So you decide to finally start growing some stuff. You pick a patch of turf, yank the weeds, till it up, pick your seeds or grab some seedlings, and off you go. But wait, rewind. What’s the soil composition, what’s the pH, what amendments will you need? What about space? Row gardens can dominate your property if you are trying to grow enough produce so that you won’t have to buy it. Watering and weeding are also an issue. And by the way, the more you do the former you will increase the latter, fact of life. This is, in my opinion, where the wheels can fall off your hopes of cultivating a great garden. And that’s just to start. Large traditional row gardens are going to require a lot of attention and work. Now understand, I have zero issue with hard work and also that I am not saying that row planting is garbage. You can create a very efficient row garden and lessen a lot of these woes, but it will still take a good chunk of time, prep, and trial and error.
I know quite a few people who have very successful plots that have been productive for years and they have gotten how they manage it down to their own science. But each of those people have also dedicated years to continually working their plot with all manner of amendments. You can do this too. There’s nothing wrong with it, but it will require a lot more time than many people have or are willing to put into gardening. In my opinion, the work is what makes the garden worth it, I love the work, but not everyone wants to go all in. So for those who are looking to just dip their toe in, maybe the traditional way is not the path for them. I actually use a combination of beds and traditional rows, but that is a conversation for another time.
With a raised bed you can create a little micro environment for your crops without having to worry about most of those issues I mentioned above. The soil composition and pH are not something I am concerned with because I manufacture the soil for my beds. I choose the best materials possible, mix them, line my bed with quality weed fabric and then fill them. Done, ready to plant. Now when I water, I am only watering what needs to be watered, individual plants not all the space between the rows, which by the way encourages weed growth. Weeding is almost non-existent since my soil doesn’t have any naturally occurring grass or weed seeds in it and if by some chance seeds blow into the raised beds, they are easily dealt with due to the loose soil mix that I use. Space is also something that you needn’t worry about either, build the boxes to suit your environment. I have one box that has space for eighteen different crops, it is only 3’ x 6’.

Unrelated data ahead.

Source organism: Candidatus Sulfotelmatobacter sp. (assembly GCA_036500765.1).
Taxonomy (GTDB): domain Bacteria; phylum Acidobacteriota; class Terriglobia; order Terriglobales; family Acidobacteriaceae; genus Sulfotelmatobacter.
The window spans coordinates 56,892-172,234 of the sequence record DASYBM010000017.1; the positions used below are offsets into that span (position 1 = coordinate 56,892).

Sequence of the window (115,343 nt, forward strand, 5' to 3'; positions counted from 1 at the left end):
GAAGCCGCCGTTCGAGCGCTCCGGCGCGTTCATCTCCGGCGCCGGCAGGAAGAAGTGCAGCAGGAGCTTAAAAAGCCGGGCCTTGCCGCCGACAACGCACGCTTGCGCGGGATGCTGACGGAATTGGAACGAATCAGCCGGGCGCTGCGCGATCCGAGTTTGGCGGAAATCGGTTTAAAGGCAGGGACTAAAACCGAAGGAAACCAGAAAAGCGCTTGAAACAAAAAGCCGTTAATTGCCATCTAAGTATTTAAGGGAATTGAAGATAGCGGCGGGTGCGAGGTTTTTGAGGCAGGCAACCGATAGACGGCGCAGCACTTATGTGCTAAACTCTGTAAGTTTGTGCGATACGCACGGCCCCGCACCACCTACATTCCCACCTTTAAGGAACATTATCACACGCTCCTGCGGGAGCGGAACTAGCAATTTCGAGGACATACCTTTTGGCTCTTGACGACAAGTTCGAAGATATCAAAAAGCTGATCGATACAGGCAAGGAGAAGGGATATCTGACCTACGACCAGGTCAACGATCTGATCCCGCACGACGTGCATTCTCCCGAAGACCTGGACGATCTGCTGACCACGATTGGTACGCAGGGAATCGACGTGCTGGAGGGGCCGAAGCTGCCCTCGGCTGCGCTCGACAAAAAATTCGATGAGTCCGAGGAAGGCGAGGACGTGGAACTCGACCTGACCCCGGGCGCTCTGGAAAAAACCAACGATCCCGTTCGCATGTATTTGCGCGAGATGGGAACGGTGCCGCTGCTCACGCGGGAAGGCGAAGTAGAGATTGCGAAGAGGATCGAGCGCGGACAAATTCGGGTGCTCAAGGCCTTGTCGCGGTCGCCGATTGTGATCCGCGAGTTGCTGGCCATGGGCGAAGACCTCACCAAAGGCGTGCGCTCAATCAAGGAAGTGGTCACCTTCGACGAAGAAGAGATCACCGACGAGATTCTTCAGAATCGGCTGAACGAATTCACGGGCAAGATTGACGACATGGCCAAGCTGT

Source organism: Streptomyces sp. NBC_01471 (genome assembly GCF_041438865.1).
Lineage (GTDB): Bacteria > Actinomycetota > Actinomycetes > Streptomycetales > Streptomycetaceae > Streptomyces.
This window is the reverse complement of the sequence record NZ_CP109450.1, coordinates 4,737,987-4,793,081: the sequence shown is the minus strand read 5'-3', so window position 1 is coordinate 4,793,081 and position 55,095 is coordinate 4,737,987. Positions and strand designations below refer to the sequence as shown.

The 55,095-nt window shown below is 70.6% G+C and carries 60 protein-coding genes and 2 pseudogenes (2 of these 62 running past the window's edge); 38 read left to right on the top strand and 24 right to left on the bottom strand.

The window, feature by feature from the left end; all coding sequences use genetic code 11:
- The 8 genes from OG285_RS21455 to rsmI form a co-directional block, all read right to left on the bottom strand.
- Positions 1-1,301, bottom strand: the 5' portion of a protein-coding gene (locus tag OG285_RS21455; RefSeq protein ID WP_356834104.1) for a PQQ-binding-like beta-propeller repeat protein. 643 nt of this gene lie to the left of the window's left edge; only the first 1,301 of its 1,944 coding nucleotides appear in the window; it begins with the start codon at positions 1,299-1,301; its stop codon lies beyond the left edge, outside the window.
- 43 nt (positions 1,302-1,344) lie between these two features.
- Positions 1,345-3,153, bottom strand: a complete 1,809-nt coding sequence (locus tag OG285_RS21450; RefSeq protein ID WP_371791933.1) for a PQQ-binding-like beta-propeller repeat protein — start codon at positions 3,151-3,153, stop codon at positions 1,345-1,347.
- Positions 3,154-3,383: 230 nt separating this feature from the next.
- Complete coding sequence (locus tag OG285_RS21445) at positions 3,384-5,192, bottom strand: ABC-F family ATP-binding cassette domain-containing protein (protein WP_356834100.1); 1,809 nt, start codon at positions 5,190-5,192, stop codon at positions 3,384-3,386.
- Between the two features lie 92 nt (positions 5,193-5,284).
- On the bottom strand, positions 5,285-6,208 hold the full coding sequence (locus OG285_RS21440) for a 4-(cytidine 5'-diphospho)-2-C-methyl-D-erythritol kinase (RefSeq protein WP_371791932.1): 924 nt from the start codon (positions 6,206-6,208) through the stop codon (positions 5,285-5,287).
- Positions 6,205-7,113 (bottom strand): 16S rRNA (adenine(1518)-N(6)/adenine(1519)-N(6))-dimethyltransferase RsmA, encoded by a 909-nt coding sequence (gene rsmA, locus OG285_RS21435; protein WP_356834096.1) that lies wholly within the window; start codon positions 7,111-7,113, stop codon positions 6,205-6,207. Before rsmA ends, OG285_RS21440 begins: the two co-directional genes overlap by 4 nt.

Two more great reasons to go with the raised beds are aesthetics and location. Once you have that box put together, decorate it. We have made use of chalk board paint and let the kids go crazy with designs or my wife, who has very steady hands, will paint gorgeous landscapes on the sides. There is no reason your garden can’t be functional as well as decorative. The sky is the limit, just make sure to keep the paint on the outside. You don’t want anything leeching into your fresh made soil mix. Stay away from treated wood as well, same reasons. On location, put it where you want it. Show off your new bed where it’s most convenient for you or where it can be the centerpiece of your overall yard décor. Because you switched to the boxes, you no longer need a huge area to grow your crop. As long as you have the sun you need, you can put it wherever you want.
In short, I see raised beds as being all about efficiency. Efficiency of time, space, effort, and yield. Utilizing the beds is a great way to get gardening now.
Next time we’ll talk more about the whole efficiency angle in regards to the raised beds, planning your garden, companion plantings, and why I do still use the rows along with my beds.